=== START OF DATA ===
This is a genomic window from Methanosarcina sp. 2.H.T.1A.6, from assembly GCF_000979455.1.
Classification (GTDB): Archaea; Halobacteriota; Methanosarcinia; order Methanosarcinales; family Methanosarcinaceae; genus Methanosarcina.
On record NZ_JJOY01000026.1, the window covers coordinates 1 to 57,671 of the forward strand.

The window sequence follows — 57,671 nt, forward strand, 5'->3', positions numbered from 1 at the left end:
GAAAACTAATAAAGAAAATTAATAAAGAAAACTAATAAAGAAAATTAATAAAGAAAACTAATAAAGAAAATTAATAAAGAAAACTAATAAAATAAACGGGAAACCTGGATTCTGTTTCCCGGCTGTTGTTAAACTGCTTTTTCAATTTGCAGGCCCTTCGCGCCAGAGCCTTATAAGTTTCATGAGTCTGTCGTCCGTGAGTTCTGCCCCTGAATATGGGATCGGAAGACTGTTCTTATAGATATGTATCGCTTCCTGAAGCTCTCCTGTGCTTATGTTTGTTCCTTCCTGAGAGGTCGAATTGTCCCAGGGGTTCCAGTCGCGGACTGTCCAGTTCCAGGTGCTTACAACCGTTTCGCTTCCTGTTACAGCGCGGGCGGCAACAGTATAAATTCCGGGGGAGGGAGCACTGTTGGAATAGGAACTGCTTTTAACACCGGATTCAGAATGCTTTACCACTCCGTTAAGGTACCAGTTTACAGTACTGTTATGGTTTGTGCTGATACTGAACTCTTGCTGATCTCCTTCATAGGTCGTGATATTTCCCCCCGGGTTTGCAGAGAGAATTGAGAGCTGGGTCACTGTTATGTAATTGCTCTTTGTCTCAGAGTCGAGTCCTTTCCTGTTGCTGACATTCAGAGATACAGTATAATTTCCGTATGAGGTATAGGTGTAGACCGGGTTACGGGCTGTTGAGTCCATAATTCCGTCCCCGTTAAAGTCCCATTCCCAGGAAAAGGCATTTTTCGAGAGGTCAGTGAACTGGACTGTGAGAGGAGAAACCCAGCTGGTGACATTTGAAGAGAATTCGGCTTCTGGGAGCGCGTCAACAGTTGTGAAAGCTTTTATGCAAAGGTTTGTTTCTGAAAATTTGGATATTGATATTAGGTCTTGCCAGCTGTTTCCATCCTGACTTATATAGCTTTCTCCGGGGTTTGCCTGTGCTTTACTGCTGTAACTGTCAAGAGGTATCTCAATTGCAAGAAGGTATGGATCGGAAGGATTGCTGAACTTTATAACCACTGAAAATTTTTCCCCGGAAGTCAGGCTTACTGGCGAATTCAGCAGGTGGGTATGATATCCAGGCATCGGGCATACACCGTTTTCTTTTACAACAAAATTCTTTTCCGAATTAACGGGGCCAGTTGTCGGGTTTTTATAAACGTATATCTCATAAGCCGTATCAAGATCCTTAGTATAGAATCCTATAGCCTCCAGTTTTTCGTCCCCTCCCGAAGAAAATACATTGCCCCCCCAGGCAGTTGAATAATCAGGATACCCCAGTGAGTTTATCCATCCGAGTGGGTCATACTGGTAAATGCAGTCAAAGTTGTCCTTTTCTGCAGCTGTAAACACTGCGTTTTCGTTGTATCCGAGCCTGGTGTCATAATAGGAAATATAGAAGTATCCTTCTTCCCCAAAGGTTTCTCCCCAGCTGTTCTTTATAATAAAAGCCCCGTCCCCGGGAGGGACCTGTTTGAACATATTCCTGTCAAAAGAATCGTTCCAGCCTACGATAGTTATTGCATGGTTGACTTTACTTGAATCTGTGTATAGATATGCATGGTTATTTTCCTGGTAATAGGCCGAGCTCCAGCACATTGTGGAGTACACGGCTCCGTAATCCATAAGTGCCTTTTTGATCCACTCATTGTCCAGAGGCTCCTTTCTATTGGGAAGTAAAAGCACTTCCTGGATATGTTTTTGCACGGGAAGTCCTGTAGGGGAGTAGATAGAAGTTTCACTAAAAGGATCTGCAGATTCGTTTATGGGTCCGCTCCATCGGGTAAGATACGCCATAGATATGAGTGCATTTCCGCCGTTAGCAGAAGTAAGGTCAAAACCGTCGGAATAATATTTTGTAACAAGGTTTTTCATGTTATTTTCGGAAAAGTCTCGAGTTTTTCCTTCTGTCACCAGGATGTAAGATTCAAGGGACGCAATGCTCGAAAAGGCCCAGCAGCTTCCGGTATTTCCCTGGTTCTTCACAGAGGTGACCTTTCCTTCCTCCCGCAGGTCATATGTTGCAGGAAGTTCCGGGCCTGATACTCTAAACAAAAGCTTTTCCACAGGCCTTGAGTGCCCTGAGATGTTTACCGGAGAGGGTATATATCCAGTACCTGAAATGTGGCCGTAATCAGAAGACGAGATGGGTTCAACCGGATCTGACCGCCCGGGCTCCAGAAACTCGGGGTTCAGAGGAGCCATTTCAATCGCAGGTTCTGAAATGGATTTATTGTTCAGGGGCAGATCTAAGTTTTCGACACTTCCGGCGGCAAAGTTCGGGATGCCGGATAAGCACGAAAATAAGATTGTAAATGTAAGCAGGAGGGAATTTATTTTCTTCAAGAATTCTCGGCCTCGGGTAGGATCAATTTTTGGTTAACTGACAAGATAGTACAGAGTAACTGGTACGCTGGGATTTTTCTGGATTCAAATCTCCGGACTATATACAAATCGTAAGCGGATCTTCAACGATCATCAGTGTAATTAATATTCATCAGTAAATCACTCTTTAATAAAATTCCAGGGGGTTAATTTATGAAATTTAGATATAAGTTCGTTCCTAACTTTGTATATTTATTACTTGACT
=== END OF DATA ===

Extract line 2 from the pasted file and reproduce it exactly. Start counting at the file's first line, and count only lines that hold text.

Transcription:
Classification (GTDB): Archaea; Halobacteriota; Methanosarcinia; order Methanosarcinales; family Methanosarcinaceae; genus Methanosarcina.